In the previous installment of the Statistics to English Translation, we discussed the technical meaning of the term ”significant”. In this installment, we look at how significance is calculated. This article will be a little more technically detailed than the last one, but our primary goal is still to help you decipher statements about significance in research papers: statements like “
As in the last article, we will concentrate on situations where we want to test the difference of means. You should read that previous article first, so you are familiar with the terminology that we use in this one.
A pdf version of this current article can be found here.
Continue reading Statistics to English Translation, Part 2b: Calculating Significance
IowaHawk has a excellent article attempting to reproduce the infamous CRU climate graph using OpenOffice: Fables of the Reconstruction. We thought we would show how to produced similarly bad results using R.
Continue reading CRU graph yet again (with R)
In this installment of our ongoing Statistics to English Translation series1, we will look at the technical meaning of the term ”significant”. As you might expect, what it means in statistics is not exactly what it means in everyday language.
As always, a pdf version of this article is available as well. Continue reading Statistics to English Translation, Part 2a: ’Significant’ Doesn’t Always Mean ’Important’
This article is quick concrete example of how to use the techniques from Survive R to lower the steepness of The R Project for Statistical Computing‘s learning curve (so an apology to all readers who are not interested in R). What follows is for people who already use R and want to achieve more control of the software. Continue reading R examine objects tutorial
We describe the “the local to global principle.” It is a principle used to break algorithmic problem solving into two distinct phases (local criticism followed by global solution) and is an aid both in the design and in the application of algorithms. Instead of giving a formal definition of the principle we quickly define it and discuss a few examples and methods. We have produced both a stand-alone PDF (more legible) and a HTML/blog form (more skimable).
Continue reading The Local to Global Principle
Scientists, engineers, and statisticians share similar concerns about evaluating the accuracy of their results, but they don’t always talk about it in the same language. This can lead to misunderstandings when reading across disciplines, and the problem is exacerbated when technical work is communicated to and by the popular media.
The “Statistics to English Translation” series is a new set of articles that we will be posting from time to time, as an attempt to bridge the language gaps. Our goal is to increase statistical literacy: we hope that you will find it easier to read and understand the statistical results in research papers, even if you can’t replicate the analyses. We also hope that you will be able to read popular media accounts of statistical and scientific results more critically, and to recognize common misunderstandings when they occur.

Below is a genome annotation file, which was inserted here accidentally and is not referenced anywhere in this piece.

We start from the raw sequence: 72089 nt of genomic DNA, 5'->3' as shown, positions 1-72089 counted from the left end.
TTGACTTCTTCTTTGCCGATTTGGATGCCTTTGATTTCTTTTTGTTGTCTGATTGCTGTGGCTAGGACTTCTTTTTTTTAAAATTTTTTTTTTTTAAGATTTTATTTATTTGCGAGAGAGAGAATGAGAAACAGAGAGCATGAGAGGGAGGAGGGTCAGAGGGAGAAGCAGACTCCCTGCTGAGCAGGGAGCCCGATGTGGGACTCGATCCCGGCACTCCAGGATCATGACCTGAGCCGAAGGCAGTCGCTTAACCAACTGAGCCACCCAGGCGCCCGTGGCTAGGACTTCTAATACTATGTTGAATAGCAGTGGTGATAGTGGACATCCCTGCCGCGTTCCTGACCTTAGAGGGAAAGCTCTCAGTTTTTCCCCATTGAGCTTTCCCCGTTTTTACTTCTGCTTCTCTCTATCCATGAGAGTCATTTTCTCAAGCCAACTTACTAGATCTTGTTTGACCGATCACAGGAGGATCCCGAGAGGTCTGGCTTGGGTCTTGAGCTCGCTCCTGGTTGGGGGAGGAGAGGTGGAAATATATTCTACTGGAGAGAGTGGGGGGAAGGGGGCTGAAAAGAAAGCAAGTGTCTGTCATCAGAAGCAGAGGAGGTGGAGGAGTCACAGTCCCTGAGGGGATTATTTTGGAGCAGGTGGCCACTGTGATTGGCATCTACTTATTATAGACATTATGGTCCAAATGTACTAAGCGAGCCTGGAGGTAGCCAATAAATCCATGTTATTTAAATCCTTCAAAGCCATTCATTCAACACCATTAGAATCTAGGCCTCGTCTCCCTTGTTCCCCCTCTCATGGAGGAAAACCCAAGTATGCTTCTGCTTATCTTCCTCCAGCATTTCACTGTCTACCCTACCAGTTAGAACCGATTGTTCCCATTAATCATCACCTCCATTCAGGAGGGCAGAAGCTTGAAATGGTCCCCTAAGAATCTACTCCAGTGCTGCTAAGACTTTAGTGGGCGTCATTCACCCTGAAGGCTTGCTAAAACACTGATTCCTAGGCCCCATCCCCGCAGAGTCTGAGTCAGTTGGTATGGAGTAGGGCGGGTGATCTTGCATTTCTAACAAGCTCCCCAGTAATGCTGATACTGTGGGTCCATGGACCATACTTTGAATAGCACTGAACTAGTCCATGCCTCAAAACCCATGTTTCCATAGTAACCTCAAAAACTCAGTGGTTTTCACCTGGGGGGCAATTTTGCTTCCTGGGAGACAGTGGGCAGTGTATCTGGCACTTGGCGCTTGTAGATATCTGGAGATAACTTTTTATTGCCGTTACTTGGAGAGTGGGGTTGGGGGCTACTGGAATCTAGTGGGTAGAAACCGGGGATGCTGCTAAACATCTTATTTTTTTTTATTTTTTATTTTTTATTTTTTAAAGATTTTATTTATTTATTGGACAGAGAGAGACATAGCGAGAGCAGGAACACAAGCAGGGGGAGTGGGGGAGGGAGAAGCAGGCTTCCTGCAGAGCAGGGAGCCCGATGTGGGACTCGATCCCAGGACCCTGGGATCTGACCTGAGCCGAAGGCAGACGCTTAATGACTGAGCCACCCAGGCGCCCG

The first installment discusses some different accuracy measures that are commonly used in various research communities, and how they are related to each other. There is also a more legible PDF version of the article here.
Continue reading “I don’t think that means what you think it means;” Statistics to English Translation, Part 1: Accuracy Measures
“Comparing Apples and Oranges: Two Examples of the Limits of Statistical Inference, With an Application to Google Advertising Markets” is our analysis of Google AdSense Channel IDs and our use of the Cramer Rao bound to show that these IDs fundamentally limit what participants in the Google online advertising market can measure (and therefore in turn limit what these players can do).
Continue reading Google AdSense Channels IDs and the Cramer Rao Inequality
While executing some statistical detective work for a client we had a major “aha!” moment and realized something like “Amdahl’s Law” rephrased in terms of probability would solve everything. We finished our work using direct methods and moved on. But it is an interesting question: what is the probabilist’s (or gambler’s) equivalent of Amdahl’s Law? Continue reading What is the gambler’s equivalent of Amdahl’s Law?
New PDF slides version (presented at the Bay Area R Users Meetup October 13, 2009).
We at Win-Vector LLC appear to like R a bit more than some of our, perhaps wiser, colleagues ( see: Choose your weapon: Matlab, R or something else? and R and data ). While we do like R (see: Exciting Technique #1: The “R” language ) we also understand the need to defend oneself against the abuse regularly dished out by R. Here we will quickly share a few fighting techniques.
Continue reading Survive R
New paper: A Discrete Model Gauging Market Efficiency PDF
We highly recommend reading the PDF version, but please find below a HTML translation of the paper.
We follow up on some interesting work from the literature and explore some conditions that allow large predatory traders to dominate markets.
Continue reading A Discrete Model Gauging Market Efficiency